Switzerland looks to tighten anti-terror laws

The Local
The Local - [email protected] • 22 Jun, 2017 Updated Thu 22 Jun 2017 11:42 CEST
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The Swiss federal government has launched a period of consultation on proposed new legislation that would toughen penalties for terrorists and those supporting terror organizations.


In a statement on Thursday, the government said: “The police and justice authorities must be able to act more resolutely against acts likely to increase the risk of a terrorist attack.”
It therefore wants to adapt current laws to combat the recruitment and training of terrorists and ‘jihadi tourism’.
The measures will replace the current temporary ban on terror organizations including Al-Qaida and Islamic State with new, more specific, legislation making it a criminal offence to recruit people for a terror group, receive terrorist training or travel abroad for the purposes of terrorism.
The new measures – which will apply both to terror groups and individuals – will allow Switzerland to ratify the Council of Europe’s 2005 Convention on the Prevention of Terrorism and its 2015 additional protocol, which specifies the same.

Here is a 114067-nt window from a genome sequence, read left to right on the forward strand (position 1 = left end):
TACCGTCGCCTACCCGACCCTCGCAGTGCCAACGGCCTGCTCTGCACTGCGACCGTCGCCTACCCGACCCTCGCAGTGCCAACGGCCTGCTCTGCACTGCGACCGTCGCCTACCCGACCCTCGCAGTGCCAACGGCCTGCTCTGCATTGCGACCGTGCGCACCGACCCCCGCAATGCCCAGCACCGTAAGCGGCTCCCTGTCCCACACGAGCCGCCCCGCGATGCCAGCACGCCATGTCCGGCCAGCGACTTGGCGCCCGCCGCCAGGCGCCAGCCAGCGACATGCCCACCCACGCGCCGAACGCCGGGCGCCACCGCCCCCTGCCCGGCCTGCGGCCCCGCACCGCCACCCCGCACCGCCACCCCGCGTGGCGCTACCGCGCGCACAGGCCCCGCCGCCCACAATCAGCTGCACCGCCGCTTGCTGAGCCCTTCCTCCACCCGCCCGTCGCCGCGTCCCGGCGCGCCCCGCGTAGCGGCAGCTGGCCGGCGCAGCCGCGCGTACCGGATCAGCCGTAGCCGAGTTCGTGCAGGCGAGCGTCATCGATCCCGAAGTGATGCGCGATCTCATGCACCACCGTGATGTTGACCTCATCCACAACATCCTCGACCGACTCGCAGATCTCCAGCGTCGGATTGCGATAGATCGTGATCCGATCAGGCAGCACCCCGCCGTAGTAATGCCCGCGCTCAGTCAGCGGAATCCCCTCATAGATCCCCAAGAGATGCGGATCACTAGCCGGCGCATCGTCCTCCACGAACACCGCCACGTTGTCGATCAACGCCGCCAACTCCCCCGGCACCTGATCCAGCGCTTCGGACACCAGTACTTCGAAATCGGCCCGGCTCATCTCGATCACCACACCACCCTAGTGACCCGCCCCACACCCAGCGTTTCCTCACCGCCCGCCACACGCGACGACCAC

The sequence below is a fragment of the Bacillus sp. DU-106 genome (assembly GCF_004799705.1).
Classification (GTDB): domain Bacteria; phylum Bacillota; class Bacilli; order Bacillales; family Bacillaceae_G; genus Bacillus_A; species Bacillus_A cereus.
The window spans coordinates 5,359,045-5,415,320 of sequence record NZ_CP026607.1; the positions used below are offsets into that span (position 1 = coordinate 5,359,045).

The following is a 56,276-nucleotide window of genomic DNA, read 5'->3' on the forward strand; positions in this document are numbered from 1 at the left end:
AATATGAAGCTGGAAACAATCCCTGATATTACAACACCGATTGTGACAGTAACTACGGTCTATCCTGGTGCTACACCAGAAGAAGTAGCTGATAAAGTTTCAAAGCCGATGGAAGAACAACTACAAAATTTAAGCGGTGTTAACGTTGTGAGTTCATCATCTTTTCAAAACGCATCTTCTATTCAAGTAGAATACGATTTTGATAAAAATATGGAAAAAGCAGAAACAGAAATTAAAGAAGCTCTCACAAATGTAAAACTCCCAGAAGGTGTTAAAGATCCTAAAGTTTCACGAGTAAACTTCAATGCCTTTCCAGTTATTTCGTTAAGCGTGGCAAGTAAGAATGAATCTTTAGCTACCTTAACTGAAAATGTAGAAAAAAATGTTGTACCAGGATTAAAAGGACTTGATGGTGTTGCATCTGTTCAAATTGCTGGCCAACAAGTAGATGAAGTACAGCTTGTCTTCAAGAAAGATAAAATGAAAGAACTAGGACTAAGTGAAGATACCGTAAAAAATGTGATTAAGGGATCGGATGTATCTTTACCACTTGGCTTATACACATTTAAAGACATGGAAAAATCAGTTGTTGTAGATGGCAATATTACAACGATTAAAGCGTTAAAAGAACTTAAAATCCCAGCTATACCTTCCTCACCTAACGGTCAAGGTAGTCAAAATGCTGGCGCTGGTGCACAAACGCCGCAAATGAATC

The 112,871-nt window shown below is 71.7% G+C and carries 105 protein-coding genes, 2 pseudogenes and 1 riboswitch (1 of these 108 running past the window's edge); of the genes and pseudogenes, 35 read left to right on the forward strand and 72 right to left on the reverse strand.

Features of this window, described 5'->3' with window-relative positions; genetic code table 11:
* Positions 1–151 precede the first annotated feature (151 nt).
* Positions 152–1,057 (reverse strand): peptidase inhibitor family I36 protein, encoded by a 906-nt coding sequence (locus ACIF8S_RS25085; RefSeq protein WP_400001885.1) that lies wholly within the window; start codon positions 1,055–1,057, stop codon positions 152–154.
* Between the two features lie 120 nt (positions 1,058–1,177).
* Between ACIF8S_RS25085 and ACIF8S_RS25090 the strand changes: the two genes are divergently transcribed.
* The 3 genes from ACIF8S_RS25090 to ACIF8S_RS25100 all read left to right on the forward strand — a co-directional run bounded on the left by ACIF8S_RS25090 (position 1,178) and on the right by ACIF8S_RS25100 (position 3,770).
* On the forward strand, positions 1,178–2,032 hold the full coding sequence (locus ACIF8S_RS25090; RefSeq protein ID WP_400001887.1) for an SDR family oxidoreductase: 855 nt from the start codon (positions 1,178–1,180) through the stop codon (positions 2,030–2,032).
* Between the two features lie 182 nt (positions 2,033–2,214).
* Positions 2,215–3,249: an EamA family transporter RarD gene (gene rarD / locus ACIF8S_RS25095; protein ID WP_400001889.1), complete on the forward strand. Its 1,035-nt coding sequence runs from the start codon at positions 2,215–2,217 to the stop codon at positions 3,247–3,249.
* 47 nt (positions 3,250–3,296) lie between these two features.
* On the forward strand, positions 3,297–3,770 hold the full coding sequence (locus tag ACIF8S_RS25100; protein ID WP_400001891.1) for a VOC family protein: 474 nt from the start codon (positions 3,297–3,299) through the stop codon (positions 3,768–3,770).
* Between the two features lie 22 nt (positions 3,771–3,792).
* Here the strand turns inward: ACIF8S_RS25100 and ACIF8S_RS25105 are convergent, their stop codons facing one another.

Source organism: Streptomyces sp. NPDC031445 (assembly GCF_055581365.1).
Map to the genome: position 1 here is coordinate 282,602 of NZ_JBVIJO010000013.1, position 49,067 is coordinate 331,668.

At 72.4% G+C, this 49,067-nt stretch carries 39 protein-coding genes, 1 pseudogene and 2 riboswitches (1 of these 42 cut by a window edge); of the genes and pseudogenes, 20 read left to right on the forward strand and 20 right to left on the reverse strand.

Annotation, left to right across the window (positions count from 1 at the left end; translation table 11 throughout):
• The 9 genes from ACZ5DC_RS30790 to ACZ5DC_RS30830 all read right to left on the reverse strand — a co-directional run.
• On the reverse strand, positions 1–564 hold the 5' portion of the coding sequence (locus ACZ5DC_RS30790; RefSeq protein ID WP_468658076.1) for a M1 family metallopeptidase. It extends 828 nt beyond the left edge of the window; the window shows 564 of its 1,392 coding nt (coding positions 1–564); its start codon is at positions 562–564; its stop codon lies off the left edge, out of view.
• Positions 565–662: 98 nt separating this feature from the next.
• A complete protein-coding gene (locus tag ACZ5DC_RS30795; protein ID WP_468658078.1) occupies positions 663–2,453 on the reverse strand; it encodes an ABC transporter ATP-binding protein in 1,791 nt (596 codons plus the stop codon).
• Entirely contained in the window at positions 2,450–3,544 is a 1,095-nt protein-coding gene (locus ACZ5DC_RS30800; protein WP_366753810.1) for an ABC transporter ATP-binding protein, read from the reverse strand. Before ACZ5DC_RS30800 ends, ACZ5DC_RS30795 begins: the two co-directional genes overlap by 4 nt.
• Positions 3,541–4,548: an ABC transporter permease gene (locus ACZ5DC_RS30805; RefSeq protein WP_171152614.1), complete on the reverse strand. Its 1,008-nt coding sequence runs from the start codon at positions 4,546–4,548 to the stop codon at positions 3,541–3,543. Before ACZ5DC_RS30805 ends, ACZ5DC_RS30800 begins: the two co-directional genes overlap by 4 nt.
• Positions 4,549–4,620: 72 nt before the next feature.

The Swiss government wants to raise the maximum jail sentence for people who support or participate in terrorism from five years to ten years – or 20 years for those who run terror groups.
It also wants to make it easier for investigators to share information with other countries’ intelligence services. 
The new measures, in consultation until October, will not contravene freedom of expression and religion, assured the government.
Further measures will be proposed later in the year, while the government also wants to establish an action plan for preventing terrorism by recommending ways to detect radicalization at an early stage.
According to intelligence figures up until this May 65 people have left Switzerland to join terror groups abroad, with an additional 23 unconfirmed cases, said news agencies.  
Among those 23 are thought to have died and an estimated 14 have returned. 



The Local 2017/06/22 11:42

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